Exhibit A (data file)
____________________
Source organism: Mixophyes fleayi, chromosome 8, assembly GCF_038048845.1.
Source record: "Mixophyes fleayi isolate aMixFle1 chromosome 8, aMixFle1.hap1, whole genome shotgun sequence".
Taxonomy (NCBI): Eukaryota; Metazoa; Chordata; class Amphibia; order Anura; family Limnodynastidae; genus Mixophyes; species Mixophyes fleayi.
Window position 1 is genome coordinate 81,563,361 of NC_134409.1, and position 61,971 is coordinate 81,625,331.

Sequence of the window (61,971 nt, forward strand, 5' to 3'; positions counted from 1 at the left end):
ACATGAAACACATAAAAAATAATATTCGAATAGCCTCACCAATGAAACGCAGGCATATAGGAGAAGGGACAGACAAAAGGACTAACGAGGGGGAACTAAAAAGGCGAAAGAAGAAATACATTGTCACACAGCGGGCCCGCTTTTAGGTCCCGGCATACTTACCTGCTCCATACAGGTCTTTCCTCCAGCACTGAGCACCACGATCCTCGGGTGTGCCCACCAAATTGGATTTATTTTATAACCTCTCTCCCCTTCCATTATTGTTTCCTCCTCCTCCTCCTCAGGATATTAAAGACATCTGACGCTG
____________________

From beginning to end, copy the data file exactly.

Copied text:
Source organism: Mixophyes fleayi, chromosome 8, assembly GCF_038048845.1.
Source record: "Mixophyes fleayi isolate aMixFle1 chromosome 8, aMixFle1.hap1, whole genome shotgun sequence".
Taxonomy (NCBI): Eukaryota; Metazoa; Chordata; class Amphibia; order Anura; family Limnodynastidae; genus Mixophyes; species Mixophyes fleayi.
Window position 1 is genome coordinate 81,563,361 of NC_134409.1, and position 61,971 is coordinate 81,625,331.

Sequence of the window (61,971 nt, forward strand, 5' to 3'; positions counted from 1 at the left end):
ACATGAAACACATAAAAAATAATATTCGAATAGCCTCACCAATGAAACGCAGGCATATAGGAGAAGGGACAGACAAAAGGACTAACGAGGGGGAACTAAAAAGGCGAAAGAAGAAATACATTGTCACACAGCGGGCCCGCTTTTAGGTCCCGGCATACTTACCTGCTCCATACAGGTCTTTCCTCCAGCACTGAGCACCACGATCCTCGGGTGTGCCCACCAAATTGGATTTATTTTATAACCTCTCTCCCCTTCCATTATTGTTTCCTCCTCCTCCTCCTCAGGATATTAAAGACATCTGACGCTG